Tip 2: Don't Waste the Tax Exemption
The tax exemption is wasted under one of two circumstances: If it goes to a parent with not enough income or the one with too much income.
Quite simply, if there is no income, there can be no deduction. For 1996, if the income of a single person is less than $6,400 per year or if the income of a person filing as head of household is less than $8,250 per year, the extra exemption is wasted.
Similarly, don't waste the exemption on the rich. For taxpayers whose adjusted gross incomes for 1996 exceed $114,700 for a single taxpayer, or $143,350 for head of household, personal exemptions phase out by 2 percent for every $2,500 of income over those amounts. The phaseout is complete at $237,200 for a single taxpayer and $265,800 for head of household (I.R.C. 151(d)(3)). It is a waste to give these taxpayers the extra exemption.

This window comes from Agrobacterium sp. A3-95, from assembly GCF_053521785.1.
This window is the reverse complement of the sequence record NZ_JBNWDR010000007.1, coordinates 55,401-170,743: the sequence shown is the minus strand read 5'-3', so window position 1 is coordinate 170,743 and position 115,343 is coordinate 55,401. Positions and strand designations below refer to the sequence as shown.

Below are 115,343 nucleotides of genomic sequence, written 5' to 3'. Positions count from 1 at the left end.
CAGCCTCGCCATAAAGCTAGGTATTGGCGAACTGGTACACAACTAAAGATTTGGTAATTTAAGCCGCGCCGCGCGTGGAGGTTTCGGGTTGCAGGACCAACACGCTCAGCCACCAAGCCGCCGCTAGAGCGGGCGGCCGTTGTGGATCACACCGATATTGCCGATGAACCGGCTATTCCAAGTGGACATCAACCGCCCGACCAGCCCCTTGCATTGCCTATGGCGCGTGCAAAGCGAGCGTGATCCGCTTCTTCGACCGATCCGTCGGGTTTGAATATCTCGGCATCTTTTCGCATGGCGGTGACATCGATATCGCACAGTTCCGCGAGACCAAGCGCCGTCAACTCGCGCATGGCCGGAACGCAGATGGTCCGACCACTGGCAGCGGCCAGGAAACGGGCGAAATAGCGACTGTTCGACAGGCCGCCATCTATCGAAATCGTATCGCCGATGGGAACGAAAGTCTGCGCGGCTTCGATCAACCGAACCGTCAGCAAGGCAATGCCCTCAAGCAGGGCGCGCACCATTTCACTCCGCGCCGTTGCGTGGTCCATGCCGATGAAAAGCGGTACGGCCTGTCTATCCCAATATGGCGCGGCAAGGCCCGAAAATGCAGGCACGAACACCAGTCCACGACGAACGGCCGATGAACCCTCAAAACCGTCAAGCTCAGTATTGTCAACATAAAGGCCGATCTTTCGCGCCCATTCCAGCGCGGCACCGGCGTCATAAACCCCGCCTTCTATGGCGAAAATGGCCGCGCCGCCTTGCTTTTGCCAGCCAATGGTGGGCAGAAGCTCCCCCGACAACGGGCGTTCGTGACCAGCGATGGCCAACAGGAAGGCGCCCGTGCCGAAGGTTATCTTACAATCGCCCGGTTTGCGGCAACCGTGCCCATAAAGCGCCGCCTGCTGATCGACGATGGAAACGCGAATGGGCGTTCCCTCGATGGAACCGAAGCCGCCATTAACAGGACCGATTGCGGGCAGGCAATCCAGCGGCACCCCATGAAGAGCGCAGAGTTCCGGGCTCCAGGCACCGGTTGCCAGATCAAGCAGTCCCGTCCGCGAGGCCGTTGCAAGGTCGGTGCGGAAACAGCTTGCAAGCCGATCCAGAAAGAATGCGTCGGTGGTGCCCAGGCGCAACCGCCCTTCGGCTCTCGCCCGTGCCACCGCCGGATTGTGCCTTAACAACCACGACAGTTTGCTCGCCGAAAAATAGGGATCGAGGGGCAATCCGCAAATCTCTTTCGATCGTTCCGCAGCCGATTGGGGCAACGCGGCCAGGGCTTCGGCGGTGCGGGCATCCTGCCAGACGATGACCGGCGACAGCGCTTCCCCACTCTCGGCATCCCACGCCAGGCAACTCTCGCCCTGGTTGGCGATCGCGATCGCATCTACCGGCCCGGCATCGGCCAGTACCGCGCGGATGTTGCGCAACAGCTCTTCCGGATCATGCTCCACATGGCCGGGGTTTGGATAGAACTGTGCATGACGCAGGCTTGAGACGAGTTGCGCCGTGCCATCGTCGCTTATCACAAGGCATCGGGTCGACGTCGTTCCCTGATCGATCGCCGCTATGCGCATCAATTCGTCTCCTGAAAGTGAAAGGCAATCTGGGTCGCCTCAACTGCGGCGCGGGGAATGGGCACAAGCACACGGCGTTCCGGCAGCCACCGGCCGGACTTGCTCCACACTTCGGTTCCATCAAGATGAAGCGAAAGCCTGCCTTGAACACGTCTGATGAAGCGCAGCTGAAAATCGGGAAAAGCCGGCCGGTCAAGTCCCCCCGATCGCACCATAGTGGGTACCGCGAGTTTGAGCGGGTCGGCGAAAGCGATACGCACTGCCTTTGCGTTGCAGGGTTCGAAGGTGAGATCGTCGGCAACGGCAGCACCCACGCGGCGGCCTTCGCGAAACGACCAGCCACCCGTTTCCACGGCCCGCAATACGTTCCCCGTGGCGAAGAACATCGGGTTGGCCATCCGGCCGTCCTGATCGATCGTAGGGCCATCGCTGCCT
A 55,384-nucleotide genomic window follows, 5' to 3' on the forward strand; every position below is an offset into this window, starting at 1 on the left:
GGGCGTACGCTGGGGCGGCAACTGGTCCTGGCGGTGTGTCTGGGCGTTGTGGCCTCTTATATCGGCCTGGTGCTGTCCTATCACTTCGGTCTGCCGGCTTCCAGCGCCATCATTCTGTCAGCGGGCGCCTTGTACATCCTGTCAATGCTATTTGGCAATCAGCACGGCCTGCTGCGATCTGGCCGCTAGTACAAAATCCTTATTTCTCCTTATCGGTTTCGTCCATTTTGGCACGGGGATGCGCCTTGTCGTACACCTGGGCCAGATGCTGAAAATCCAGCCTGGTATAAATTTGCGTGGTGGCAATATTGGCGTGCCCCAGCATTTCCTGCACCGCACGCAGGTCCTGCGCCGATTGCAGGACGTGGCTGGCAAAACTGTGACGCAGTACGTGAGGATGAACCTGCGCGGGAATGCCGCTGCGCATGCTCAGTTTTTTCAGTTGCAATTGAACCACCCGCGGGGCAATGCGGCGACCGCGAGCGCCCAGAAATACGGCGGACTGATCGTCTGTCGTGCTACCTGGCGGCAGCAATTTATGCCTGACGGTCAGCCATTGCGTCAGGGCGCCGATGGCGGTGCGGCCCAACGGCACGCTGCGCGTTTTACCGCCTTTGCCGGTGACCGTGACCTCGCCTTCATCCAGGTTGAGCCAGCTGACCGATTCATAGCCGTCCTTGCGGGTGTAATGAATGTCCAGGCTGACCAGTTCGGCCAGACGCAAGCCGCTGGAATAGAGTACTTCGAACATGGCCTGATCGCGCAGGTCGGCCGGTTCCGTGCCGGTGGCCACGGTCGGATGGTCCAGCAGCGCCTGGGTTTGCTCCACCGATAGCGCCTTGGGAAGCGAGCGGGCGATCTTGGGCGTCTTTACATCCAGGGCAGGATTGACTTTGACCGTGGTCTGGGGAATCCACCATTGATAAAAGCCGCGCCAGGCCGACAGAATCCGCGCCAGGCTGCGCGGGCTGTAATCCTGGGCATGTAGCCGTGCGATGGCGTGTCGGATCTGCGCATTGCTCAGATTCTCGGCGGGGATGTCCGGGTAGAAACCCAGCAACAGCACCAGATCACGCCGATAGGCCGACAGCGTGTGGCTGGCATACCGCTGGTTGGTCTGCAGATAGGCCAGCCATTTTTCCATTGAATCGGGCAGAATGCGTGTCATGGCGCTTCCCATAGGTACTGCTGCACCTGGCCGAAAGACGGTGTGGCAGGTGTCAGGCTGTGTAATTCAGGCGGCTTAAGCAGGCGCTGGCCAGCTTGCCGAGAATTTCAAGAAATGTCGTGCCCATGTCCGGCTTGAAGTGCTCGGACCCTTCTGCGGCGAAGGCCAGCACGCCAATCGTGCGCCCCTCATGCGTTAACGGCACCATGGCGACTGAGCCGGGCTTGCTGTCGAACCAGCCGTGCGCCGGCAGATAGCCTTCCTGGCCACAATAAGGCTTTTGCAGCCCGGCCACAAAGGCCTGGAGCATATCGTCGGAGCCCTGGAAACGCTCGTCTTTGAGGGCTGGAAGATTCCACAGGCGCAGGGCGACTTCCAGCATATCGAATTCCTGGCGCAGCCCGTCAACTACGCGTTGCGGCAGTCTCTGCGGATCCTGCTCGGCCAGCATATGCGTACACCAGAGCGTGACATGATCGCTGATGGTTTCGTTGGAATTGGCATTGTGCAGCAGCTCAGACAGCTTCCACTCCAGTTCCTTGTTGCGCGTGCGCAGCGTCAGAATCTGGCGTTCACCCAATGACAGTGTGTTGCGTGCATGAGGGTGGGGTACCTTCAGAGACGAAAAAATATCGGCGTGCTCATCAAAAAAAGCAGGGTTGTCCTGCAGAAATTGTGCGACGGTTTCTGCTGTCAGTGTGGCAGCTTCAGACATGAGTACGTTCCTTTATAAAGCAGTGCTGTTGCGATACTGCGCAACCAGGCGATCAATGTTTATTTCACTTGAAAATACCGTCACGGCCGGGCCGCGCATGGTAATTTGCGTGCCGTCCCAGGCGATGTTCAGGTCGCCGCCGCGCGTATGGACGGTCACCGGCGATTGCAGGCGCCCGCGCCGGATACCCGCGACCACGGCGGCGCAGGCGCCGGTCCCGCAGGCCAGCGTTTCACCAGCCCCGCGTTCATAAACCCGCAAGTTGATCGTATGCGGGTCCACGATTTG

Tip 3: Two Can Be Head of Household (Sometimes)
Under IRS rules, head of household status follows placement of children and cannot be negotiated or allocated by a court (I.R.C. 2(b) and Treas. Reg. 1.2-2(b)). However, when there are two or more children and equal placement, parties can arrange for both parents to claim head of household status.
Sample divorce language: Tax Filing Status. For the purposes of tax filing status, the parties agree that Catherine lives the majority of the time with the husband and Laura the majority of the time with the wife. The parties agree not to assert any contrary position with any taxing authority.
The parties may wish to arrange one special day at the end of the year for each child to spend with his or her "tax parent." In fact, this could become a game; parents could spend some of their tax savings on a special activity with their "tax child." How's that for an "everyone wins" scenario? The parents save money on taxes and the kids have a good time.